For most immigrants who come to Charleston illegally, their intention is not to come to the United States and cause trouble but to work for a better life. In some instances, they are hoping to join their spouse and reunite with family. While the best intentions don't excuse breaking the law, people who are trying to come to the U.S. for noble reasons might have options to stay even if they run into trouble with the Immigration and Naturalization Service by entering the country illegally.
A woman from Peru who had lived in the United States for over 20 years and had a U.S. born son was returned to her native country three years ago after it was discovered she was in the country illegally. Her husband and son were legal residents of the U.S. Nevertheless, she was detained and eventually deported. She had believed that she was a legal resident because she and her husband had paid for assistance in gaining residency, but the services offered to them turned out to be fraudulent.
The woman wanted to meet up with her husband for her 25th wedding anniversary. Not long before that day, her husband became sick and was hospitalized. It was found that he had pancreatic cancer, and he died soon after seeking treatment. The woman was allowed to attend her husband's funeral, and she is now seeking asylum so she can stay in the United States.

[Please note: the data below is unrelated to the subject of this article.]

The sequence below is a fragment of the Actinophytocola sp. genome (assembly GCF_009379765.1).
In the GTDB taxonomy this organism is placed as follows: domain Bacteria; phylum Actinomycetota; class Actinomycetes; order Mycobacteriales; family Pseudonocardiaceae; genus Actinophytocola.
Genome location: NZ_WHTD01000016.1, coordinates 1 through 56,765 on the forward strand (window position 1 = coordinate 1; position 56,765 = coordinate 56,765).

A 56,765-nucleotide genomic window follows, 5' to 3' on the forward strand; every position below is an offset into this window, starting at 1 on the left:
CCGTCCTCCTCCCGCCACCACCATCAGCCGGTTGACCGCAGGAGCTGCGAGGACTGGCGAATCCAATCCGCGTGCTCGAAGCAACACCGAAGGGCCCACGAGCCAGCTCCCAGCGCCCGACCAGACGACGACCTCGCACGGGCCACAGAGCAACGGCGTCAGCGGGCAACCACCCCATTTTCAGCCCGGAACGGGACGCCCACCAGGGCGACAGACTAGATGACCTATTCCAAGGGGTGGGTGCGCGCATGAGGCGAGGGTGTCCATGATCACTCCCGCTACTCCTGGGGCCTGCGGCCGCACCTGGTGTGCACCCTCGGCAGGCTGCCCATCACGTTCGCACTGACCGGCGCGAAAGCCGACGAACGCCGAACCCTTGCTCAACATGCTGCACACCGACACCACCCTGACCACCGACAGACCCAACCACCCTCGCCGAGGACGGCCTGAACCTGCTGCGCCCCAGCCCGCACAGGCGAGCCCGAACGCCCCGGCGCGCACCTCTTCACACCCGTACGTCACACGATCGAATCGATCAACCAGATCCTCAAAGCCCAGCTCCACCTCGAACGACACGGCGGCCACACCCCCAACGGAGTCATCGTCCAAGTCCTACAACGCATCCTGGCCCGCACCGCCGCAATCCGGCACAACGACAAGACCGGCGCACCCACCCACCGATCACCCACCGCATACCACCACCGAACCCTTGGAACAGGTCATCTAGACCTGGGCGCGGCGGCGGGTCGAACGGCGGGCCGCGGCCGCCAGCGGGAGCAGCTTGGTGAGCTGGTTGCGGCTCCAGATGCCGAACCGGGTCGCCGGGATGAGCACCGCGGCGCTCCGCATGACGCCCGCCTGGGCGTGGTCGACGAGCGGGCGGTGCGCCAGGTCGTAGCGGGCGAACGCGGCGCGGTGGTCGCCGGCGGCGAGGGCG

People who might have entered the U.S. illegally in the hopes of reuniting with their loved ones need to understand that they may have options despite their irregular entry into this country. There are various types of visas that can be acquired depending on each individual's situation. In addition, permanent residency is also an option worth pursuing. Depending on the circumstances, a person who is in the U.S. illegally might be able to achieve legal status and stay without needing to be concerned about being pursued by the Immigration and Naturalization Service and deported.
In this case, the woman and her husband built a life in the United States and were well known as respectable residents of their community. Unfortunately, they had been cheated when they tried to legalize their status, and the woman was deported. She's now in the United States grieving her husband and hopes to stay. Those with similar issues should discuss their case with a qualified immigration attorney to learn whether or not they could get legal permission to say in the United States.
Source: OCRegister.com, "Peruvian woman allowed to cross border for husband's funeral," Roxana Kopetman, May 5, 2014